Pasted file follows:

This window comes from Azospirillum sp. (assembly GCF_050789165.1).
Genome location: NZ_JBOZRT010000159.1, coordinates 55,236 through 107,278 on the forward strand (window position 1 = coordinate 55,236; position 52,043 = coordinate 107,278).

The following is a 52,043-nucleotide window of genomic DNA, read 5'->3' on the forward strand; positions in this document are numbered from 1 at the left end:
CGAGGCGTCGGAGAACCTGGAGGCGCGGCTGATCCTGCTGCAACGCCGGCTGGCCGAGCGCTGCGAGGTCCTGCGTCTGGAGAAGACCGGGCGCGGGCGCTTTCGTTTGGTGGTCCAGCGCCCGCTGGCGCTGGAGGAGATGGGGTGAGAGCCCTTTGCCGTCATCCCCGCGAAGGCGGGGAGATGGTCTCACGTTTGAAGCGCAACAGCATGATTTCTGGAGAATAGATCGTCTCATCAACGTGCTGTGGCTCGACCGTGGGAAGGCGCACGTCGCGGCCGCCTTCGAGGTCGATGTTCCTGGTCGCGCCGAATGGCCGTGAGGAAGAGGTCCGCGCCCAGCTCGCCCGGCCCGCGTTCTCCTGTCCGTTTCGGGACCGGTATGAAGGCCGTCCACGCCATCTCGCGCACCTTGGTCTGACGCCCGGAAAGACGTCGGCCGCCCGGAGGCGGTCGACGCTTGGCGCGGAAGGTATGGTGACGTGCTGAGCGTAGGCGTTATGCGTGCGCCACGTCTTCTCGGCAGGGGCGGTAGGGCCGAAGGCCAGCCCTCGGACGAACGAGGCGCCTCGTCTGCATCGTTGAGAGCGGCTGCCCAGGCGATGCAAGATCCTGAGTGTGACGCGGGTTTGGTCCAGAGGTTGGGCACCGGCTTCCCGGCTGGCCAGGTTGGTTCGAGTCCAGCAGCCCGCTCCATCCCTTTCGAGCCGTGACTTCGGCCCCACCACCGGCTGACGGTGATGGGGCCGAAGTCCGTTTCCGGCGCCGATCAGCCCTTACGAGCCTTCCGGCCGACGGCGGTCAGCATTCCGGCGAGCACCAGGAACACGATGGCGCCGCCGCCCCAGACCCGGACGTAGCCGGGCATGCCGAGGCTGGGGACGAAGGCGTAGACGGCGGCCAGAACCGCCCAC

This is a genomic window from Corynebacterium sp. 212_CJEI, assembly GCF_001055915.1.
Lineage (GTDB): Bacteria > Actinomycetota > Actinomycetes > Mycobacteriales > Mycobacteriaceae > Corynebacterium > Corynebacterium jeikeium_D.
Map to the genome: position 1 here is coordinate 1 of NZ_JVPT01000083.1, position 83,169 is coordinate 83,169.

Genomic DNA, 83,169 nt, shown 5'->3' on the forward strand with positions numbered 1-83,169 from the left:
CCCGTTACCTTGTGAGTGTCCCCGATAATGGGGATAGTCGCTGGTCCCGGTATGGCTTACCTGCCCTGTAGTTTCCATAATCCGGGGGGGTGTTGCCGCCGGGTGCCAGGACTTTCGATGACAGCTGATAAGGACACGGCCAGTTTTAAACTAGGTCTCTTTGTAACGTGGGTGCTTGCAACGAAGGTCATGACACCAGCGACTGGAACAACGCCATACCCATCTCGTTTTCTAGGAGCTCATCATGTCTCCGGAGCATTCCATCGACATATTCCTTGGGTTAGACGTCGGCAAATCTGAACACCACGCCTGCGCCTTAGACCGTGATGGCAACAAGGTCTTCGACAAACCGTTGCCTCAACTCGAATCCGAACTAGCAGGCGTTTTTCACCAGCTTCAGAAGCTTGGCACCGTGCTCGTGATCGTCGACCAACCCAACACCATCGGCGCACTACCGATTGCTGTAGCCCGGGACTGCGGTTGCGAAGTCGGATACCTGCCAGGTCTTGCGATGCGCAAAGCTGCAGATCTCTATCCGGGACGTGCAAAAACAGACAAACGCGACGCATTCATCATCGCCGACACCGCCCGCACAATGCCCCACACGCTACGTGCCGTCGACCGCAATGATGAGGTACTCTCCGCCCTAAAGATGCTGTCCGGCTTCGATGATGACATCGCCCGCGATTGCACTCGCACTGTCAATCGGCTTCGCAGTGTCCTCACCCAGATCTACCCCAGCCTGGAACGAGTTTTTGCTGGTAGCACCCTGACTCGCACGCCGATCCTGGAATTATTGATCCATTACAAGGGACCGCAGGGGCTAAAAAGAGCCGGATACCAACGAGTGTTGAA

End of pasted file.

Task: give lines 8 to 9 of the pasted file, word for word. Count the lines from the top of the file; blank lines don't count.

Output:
Genomic DNA, 83,169 nt, shown 5'->3' on the forward strand with positions numbered 1-83,169 from the left:
CCCGTTACCTTGTGAGTGTCCCCGATAATGGGGATAGTCGCTGGTCCCGGTATGGCTTACCTGCCCTGTAGTTTCCATAATCCGGGGGGGTGTTGCCGCCGGGTGCCAGGACTTTCGATGACAGCTGATAAGGACACGGCCAGTTTTAAACTAGGTCTCTTTGTAACGTGGGTGCTTGCAACGAAGGTCATGACACCAGCGACTGGAACAACGCCATACCCATCTCGTTTTCTAGGAGCTCATCATGTCTCCGGAGCATTCCATCGACATATTCCTTGGGTTAGACGTCGGCAAATCTGAACACCACGCCTGCGCCTTAGACCGTGATGGCAACAAGGTCTTCGACAAACCGTTGCCTCAACTCGAATCCGAACTAGCAGGCGTTTTTCACCAGCTTCAGAAGCTTGGCACCGTGCTCGTGATCGTCGACCAACCCAACACCATCGGCGCACTACCGATTGCTGTAGCCCGGGACTGCGGTTGCGAAGTCGGATACCTGCCAGGTCTTGCGATGCGCAAAGCTGCAGATCTCTATCCGGGACGTGCAAAAACAGACAAACGCGACGCATTCATCATCGCCGACACCGCCCGCACAATGCCCCACACGCTACGTGCCGTCGACCGCAATGATGAGGTACTCTCCGCCCTAAAGATGCTGTCCGGCTTCGATGATGACATCGCCCGCGATTGCACTCGCACTGTCAATCGGCTTCGCAGTGTCCTCACCCAGATCTACCCCAGCCTGGAACGAGTTTTTGCTGGTAGCACCCTGACTCGCACGCCGATCCTGGAATTATTGATCCATTACAAGGGACCGCAGGGGCTAAAAAGAGCCGGATACCAACGAGTGTTGAA